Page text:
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Sunday, February 28, 2010

February Performance and review

With February behind our back, the performance on my trading was a bit disappointing. Not because of the numbers per se but due to my execution. I made too many errors on my trading this month and it cost me the difference of either being profitable or not.

On a mark-to-market basis, the account closed -3.2% for the month. I estimate my mistakes to have cost me around 10-15% which if I hadn't made them I would've end up deep in the green for the month. Mistakes were attributed to poor execution of my part, and one of them that cost me a loss of 3R (so the loss was 200% bigger than what I was willing to lose) was due to a price movement where it went well above my exit point, in which I forgot to put a stop in place.

Another mistakes were that at particular times on a few trades I got a bit biased. Especially in the currency market, where as all of you know I've been incredibly bullish for the dollar for quite sometime, so I underexposed myself on some trading signals just because they were against my bullish view of the dollar. Just because my system as telling me to go short dollar, because my bias was bullish I cut my risk to half, which is a mistake, since it was a decision based on my bias.

For this month, execution has to be key ! And later in the month we'll also have again a new shopping spree for our LMP portfolio. The portfolio is still beating the crap out of S&P, although as expected has been down as a whole since the peak of the market in January. We'll see how the month goes, and my bias tells me that in 4 weeks or so, we'll be a lot lower on the markets. This week should be the starting point of one severe downturn in my opinion. Indexes are at the brink of a new decline from the looks of it, which if confirmed, should take the S&P towards the 993-1000 points level.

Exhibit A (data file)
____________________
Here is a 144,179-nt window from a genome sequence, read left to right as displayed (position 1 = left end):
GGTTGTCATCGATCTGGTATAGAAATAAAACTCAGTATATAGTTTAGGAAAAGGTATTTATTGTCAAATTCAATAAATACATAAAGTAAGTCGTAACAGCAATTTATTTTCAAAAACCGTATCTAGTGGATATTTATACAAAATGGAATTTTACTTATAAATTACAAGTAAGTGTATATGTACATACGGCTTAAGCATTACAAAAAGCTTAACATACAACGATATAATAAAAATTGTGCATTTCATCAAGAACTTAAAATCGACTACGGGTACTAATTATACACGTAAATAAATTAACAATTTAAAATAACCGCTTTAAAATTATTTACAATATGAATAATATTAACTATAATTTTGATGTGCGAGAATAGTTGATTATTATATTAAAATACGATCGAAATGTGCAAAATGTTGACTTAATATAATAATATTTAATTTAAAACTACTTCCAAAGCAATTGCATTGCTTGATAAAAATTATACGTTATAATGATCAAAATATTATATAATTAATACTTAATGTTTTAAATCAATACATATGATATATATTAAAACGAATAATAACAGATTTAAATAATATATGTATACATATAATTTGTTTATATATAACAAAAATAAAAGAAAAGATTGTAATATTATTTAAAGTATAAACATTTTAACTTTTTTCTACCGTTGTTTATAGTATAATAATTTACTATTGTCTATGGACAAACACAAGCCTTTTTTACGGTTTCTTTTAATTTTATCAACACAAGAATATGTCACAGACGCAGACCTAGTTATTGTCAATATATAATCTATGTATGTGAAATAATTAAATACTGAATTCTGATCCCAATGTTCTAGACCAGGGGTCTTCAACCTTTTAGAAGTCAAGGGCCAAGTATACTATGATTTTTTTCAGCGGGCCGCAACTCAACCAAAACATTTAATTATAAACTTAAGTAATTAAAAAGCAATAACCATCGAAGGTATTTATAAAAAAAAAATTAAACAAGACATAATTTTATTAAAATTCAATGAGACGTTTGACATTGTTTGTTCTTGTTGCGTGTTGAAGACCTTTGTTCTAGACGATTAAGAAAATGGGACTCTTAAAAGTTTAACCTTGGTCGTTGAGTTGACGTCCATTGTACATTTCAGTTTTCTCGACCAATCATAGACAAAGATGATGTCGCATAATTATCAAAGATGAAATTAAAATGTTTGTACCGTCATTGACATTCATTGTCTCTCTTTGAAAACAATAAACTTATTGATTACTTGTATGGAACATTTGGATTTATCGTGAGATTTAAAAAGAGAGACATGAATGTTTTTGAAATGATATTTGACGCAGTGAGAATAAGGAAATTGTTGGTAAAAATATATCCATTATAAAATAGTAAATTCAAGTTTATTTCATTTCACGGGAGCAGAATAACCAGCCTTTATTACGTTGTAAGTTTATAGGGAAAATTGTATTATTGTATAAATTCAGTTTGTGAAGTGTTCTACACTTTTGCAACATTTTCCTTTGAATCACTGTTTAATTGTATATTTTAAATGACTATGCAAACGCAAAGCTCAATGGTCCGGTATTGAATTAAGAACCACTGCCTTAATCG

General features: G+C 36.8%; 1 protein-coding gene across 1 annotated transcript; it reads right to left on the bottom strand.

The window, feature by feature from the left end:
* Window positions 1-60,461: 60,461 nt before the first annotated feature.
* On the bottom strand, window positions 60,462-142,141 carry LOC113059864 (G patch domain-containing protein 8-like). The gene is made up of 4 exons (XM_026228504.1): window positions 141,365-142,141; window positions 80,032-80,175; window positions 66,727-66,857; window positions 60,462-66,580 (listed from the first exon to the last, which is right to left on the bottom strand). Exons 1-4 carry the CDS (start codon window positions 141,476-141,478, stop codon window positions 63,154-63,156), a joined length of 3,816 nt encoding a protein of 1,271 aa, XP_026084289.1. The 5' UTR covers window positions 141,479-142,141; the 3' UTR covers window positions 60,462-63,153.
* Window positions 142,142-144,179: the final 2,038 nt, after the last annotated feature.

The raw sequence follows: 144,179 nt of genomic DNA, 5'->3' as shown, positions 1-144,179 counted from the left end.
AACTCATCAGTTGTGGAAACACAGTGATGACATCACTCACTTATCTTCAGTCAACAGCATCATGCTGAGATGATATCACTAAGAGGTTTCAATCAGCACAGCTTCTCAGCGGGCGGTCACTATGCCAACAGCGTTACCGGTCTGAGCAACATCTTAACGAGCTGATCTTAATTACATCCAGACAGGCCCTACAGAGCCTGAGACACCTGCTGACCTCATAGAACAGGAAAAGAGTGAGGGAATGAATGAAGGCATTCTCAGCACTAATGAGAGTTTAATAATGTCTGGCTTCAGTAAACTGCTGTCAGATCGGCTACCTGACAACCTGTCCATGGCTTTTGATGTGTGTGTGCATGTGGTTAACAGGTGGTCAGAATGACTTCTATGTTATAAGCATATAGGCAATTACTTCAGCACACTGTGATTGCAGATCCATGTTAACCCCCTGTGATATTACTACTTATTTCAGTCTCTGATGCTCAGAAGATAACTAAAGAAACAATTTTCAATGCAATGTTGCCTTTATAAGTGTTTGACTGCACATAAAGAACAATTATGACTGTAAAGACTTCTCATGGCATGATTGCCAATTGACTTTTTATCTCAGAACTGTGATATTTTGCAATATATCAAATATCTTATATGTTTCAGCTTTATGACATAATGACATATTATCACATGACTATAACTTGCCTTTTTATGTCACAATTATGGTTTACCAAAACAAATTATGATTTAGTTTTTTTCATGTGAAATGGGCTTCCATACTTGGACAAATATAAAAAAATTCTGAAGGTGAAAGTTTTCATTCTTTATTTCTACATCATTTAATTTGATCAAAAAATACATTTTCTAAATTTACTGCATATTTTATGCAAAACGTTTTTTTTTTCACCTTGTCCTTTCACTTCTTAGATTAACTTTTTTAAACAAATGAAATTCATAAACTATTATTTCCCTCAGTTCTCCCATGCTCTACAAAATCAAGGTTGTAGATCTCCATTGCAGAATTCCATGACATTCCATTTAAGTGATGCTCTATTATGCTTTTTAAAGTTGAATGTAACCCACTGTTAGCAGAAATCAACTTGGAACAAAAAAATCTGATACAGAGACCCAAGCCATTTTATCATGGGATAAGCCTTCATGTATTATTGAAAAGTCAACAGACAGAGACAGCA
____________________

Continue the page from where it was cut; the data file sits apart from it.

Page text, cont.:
Wednesday, February 24, 2010

The Jaguars and Deflation

I hear every time, that the Fed control's whatever it wants and that itself would avoid any deflationary scenario.

I disagree. The Fed controls nothing. It is subject to social mood forces, and their actions are the reflection of the current mood of the public. It's a cause-reaction kind of thing.

For you to understand more how could deflation prevail even with the Fed as the main character and Bernanke as the star, here's a nice little explanation that EWI put up a very long time ago and it has resurfaced again:

"The Fed Will Stop Deflation"
I am tired of hearing people insist that the Fed can expand credit all it wants. Sometimes an analogy clarifies a subject, so let’s try one.

It may sound crazy, but suppose the government were to decide that the health of the nation depends upon producing Jaguar automobiles and providing them to as many people as possible. To facilitate that goal, it begins operating Jaguar plants all over the country, subsidizing production with tax money. To everyone’s delight, it offers these luxury cars for sale at 50 percent off the old price. People flock to the showrooms and buy. Later, sales slow down, so the government cuts the price in half again. More people rush in and buy. Sales again slow, so it lowers the price to $900 each. People return to the stores to buy two or three, or half a dozen. Why not? Look how cheap they are! Buyers give Jaguars to their kids and park an extra one on the lawn. Finally, the country is awash in Jaguars. Alas, sales slow again, and the government panics. It must move more Jaguars, or, according to its theory -- ironically now made fact -- the economy will recede. People are working three days a week just to pay their taxes so the government can keep producing more Jaguars. If Jaguars stop moving, the economy will stop. So the government begins giving Jaguars away. A few more cars move out of the showrooms, but then it ends. Nobody wants any more Jaguars. They don’t care if they’re free. They can’t find a use for them. Production of Jaguars ceases. It takes years to work through the overhanging supply of Jaguars. Tax collections collapse, the factories close, and unemployment soars. The economy is wrecked. People can’t afford to buy gasoline, so many of the Jaguars rust away to worthlessness. The number of Jaguars -- at best -- returns to the level it was before the program began.

The same thing can happen with credit.